Formula to estimate variable cost
Variable cost = Slope of the line = Rise/Run = (Y2-Y1)/(X2-X1)
Variable cost = (Cost at the high activity level - cost at the low activity level) / (high activity level - low activity level)
Variable cost = change in cost / change in activity
To analyze mixed costs with the high-low method:
Begin by identifying the period with the lowest level of activity and the period with the highest level of activity. The period with the lowest activity is selected as the first point in the above formula and the period with the highest activity is selected as the second point.
Determining the fixed cost element
Fixed cost = Total cost - variable cost element
What are used to analyze a mixed cost under the high-low method?
Highest and lowest levels of activity
Least-squares regression method
A method of separating a mixed cost into its fixed and variable elements by fitting a regression line that minimizes the sum of the squared errors. Unlike the high-low method, uses all of the data to separate a mixed cost into its fixed and variable components.
Regression line for least-squares regression method
Y = a + bX,
where a represents the total fixed cost and b represents the variable cost per unit of activity
Which provides more accurate cost estimates: the high-low method or the least-squares regression method? Why?
Least-squares regression method because rather than relying on just two data points, it uses all of the data points to fit a line that minimizes the sum of the squared errors.
2 categories of costs in the traditional format income statement
1. Cost of goods sold
2. Selling and administrative expenses
How to calculate gross margin in the traditional format income statement
Gross margin = Sales - cost of goods sold
How to calculate net operating income in the traditional format income statement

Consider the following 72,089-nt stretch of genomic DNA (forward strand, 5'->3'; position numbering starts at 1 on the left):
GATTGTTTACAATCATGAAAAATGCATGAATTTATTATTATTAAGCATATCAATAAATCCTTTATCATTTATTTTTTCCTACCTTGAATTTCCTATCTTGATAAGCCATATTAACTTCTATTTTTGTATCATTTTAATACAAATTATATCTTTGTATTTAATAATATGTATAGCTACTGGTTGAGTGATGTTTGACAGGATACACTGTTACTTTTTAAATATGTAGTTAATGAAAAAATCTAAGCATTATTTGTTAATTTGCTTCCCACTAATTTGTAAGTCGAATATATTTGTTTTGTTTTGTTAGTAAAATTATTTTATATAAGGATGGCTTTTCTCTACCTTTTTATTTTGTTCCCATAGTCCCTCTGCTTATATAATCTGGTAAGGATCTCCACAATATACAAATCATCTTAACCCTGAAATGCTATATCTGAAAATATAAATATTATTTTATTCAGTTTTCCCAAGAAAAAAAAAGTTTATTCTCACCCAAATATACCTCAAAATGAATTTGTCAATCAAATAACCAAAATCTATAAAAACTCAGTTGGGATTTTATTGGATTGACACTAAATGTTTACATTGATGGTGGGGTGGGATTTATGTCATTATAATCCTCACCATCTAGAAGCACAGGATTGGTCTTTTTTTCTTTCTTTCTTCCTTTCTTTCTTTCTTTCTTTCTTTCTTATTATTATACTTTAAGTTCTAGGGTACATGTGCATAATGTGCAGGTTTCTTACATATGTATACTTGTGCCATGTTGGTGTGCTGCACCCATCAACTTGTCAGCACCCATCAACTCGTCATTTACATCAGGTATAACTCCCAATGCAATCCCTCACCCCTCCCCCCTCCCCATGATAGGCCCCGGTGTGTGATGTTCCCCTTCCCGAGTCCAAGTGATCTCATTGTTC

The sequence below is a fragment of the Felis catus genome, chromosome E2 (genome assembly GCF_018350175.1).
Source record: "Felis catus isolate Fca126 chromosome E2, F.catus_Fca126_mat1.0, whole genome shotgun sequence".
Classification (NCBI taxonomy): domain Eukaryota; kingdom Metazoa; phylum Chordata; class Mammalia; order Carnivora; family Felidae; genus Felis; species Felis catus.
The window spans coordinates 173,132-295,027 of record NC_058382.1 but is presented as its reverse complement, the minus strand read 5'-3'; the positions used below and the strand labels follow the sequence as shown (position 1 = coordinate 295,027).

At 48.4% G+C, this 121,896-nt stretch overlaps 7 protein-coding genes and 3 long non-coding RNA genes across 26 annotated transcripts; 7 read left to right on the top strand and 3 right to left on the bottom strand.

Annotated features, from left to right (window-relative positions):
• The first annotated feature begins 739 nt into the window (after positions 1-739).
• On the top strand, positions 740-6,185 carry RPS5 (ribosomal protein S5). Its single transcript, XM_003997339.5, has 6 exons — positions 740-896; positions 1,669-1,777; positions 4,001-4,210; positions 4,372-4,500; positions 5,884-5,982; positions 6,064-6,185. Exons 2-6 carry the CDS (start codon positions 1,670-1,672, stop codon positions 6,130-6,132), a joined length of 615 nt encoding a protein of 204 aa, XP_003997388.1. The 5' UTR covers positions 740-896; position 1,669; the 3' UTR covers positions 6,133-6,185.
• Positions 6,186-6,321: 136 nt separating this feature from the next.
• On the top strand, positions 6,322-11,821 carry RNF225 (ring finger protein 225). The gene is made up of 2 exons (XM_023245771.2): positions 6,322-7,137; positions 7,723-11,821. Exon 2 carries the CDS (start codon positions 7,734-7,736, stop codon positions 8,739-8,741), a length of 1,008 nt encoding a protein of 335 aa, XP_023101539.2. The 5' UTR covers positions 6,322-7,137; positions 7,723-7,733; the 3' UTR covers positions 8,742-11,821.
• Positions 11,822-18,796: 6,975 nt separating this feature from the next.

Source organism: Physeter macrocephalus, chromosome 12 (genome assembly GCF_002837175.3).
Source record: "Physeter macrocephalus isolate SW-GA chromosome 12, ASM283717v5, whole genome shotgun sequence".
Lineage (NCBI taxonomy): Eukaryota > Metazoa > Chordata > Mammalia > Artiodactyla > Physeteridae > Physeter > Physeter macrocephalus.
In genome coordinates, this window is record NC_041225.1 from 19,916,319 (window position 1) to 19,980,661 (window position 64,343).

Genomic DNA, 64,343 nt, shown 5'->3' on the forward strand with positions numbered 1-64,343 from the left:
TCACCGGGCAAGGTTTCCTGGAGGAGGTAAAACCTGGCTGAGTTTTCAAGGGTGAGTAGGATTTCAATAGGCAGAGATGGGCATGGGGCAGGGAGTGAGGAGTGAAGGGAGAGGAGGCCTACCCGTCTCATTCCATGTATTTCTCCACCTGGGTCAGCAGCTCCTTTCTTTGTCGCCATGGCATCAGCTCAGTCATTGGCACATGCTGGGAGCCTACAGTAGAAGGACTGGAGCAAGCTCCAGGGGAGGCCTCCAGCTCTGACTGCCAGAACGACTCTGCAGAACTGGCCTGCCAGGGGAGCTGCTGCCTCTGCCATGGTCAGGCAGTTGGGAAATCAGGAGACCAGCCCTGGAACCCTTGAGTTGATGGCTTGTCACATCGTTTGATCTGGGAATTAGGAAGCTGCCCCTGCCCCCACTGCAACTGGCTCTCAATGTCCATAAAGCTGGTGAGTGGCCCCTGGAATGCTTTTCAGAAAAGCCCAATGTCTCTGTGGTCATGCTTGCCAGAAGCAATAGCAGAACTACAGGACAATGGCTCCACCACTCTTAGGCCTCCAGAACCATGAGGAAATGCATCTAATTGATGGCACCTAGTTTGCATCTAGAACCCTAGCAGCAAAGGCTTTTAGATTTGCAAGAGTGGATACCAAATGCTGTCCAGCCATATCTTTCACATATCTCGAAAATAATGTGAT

Net operating income = Gross margin - selling and administrative expenses
How to calculate contribution margin using the contribution format income statement
Contribution margin = Sales - (Cost of goods sold) - (variable selling) - (variable administrative)
How to calculate net operating income using the contribution format income statement
Net operating income = Contribution margin - Fixed expenses
Cost of goods sold reports
products costs attached to the merchandise sold during the period
The selling and administrative expenses report
all period costs that have been expensed as incurred
Determining cost of goods sold for a merchandising company
Number of units sold X unit cost
Limitation of the traditional income statement
It does not distinguish between fixed and variable costs. It has limitations internally in that managers need cost data organized by cost behavior to aid in planning, controlling, and decision making.
Contribution approach to constructing income statements
An income statement format that organizes costs by their behavior. Costs are separated into variable and fixed categories rather than being separated into product and period costs for external reporting purposes.
What type of cost is cost of goods sold
Variable cost that gets included in the variable expenses portion of the contribution format income statement
The amount remaining from sales revenues after all variable expenses have been deducted.
Why use the contribution format income statement as an internal planning and decision-making tool?
Its emphasis on cost behavior aids cost-volume-profit analysis, management performance appraisals, and budgeting. Also, it helps managers organize data pertinent to numerous decisions, such as product-line analysis, pricing, use of scarce resources, and make or buy analysis.
A difference in cost between two alternatives. Encompasses both cost increases and cost decreases.
Can be either fixed or variable.
The difference in revenue between two alternatives.
An increase in cost between two alternatives. An increase in cost from one alternative to another.
The potential benefit that is given up when one alternative is selected over another.
A cost that has already been incurred and that cannot be changed by any decision made now or in the future. Not relevant in a decision, and should always be ignored.
This set is often in folders with...
usefull info,assumption, constraints 2
Financial Accounting Ch. 1-3
Ch 18: Spoilage, Rework & Scrap
You might also like...
Chapter 2: Managerial Accounting and Cost Concepts
Accounting 211 Chapter 1 Notes
Acct 311: Chapter 2
Accounting chapter 1
Other sets by this creator
Chapter 14: Human Resource Selection & Development…
Chapter 13: Leadership Across Cultures Vocab
Chapter 12: Motivation Across Cultures Vocab
Chapter 11: Management Decision & Control Vocab
Other Quizlet sets
Biochem 5615 Exam 3
Foreign Defense Policy
ATI Care of Children